Post 6: Yoga While Waiting for a Comet

Tree Pose_MG_1591On Tuesday (11 Mar 2013) we made our first attempt to see and photograph comet PAN-STARRS, an ancillary mission to the prime one of photographing the northern lights.  We were hearing from friends and relatives further south how the comet’s subtle loveliness appeared to them in the western sky just after sunset. We learned the hard and cold way how the long arctic twilight (due to the Sun setting at such a low angle) can inhibit near-horizon comet searches.

The dusky light you see in the sky of the photo above lasted until about 9:30 pm, when we finally gave up our attempt to catch sight of the comet’s tail. To pass the time and keep a bit warmer during our “comet watch” we tried some yoga poses in cold-weather clothing.

The bulk of the layers you see on me in tree pose (in red parka above) are still nowhere near the thickness of layers we wear when out for the night to photograph the aurora. It became so cold so rapidly after the Sun disappeared behind the horizon that we were wishing for more of those layers,  including our balaclavas (face masks) and arctic boots.

Cherilynn headstand_MG_1607Will headstand_MG_1605Duke and I froze our toes in our insulated winter boots, but Will had wisely chosen to wear his arctic boots to the comet hunt. Such boots are MUCH heavier and more thickly insulated, and while they are good for warm toes, they are perhaps not so good for ease of balance in a headstand. Physics students, consider the enhanced torque caused by the weight of Mr. Stoll’s boots as he extends his feet in the air.  Given the image you see of him (in the black and gray), which direction do you predict he will be rotating?

Later on Tuesday evening (11-12 Mar 2013), Duke made an attempt to record a set of images that could be stitched together in a panorama.  He completed the stitching process today as we worked in the Bayside B&B guest lounge (Click on the image below to see the full-width results).  He also created a time lapse of some photos made with a fish-eye lens.  Stay tuned for this in the next blog post.

Aurora_5537 Panorama small Marsha CR

The Bayside lounge where we have been working this afternoon has big windows overlooking the vast expanse of the frozen Great Slave Lake. As we worked, our attention was occasionally drawn outward to see a ski plane land, a skimobile cruise by, or just a moment ago, a young person in a fur-trimmed parka glided by on what looked like the back of a dog sled with a double-ski’ed structure, but was being self-propelled as if the rider were on a scooter or skate board.  A gleefully barking black labrador was running full tilt out front and alongside the sled/scooter and this signaled us to pull our heads out of our computers. When the northern lights are bright, the owners at the Bayside say you can see them from the deck.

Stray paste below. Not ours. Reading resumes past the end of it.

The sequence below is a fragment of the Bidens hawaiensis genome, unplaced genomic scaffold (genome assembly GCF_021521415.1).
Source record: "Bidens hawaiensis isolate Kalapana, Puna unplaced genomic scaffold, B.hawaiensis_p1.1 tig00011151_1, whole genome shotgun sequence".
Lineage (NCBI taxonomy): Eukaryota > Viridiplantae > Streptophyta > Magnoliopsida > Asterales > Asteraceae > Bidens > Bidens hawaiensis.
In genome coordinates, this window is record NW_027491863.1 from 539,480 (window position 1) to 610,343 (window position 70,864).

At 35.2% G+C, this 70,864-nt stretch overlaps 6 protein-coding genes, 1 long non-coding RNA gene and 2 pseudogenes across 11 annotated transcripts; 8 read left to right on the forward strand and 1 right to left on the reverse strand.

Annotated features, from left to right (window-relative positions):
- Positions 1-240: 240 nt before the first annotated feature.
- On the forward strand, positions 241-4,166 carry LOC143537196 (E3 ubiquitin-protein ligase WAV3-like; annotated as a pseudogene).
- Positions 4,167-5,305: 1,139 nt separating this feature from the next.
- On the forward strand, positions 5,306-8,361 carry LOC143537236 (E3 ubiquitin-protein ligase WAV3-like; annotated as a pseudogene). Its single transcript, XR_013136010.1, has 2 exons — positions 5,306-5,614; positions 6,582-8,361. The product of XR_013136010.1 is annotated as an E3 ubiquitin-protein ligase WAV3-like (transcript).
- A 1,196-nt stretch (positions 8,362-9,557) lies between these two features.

Now it is time to find dinner and get ready for tonight. The weather is clear skies, and based on information from these websites [http://spaceweather.com, http://auroraforecast.com, http://astronomynorth.com/aurora-forecast/],  it is entirely possible that tonight and tomorrow night will be the best auroral activity experienced on this expedition!

To document it,  we will have to manage the cold, and more importantly the wind chill factor!  The weak aurora and severe wind chill caused us to retreat early last night (Wed 13 Mar 2013) without making any more images.

It’s my experience that arctic cold works a bit like water.  If I expose an open cuff or muff to the cold, it is like a water leak, with arctic air flowing in and almost instantly cooling me in a way that is challenging to recover from without  doing something physical to generate additional body heat.

Comet_MG_7067Hey hey! Duke just sent me our image of the comet from the Bush Pilot monument in town (Yellowknife) last night.  The comet was NOT visible to the naked eye, but the masterful Duke found it by zooming into the right part of the sky relative to the new crescent moon.  Click into the image to enlarge it and see if you can find the comet yourself!

Oh, by the way, while comet hunting last night to get the above image, we read about the amazing bush pilots who pioneered these parts many decades ago, but we did NOT do any yoga poses on this particular outing.

Wish us warmth!  On we go!

2 thoughts on “Post 6: Yoga While Waiting for a Comet

  1. Loving your posts! Went to Fernbank tonight to see if I could see the comet…I didnt stay long, was very crowded with lots of students! I did get to see Hind’s Crimson Star though, which was a new discovery for me :-)

    Sending you warm thoughts and much Love!

    • Thank you, dear Christine for your dedicated following and postings. It means a lot to us.

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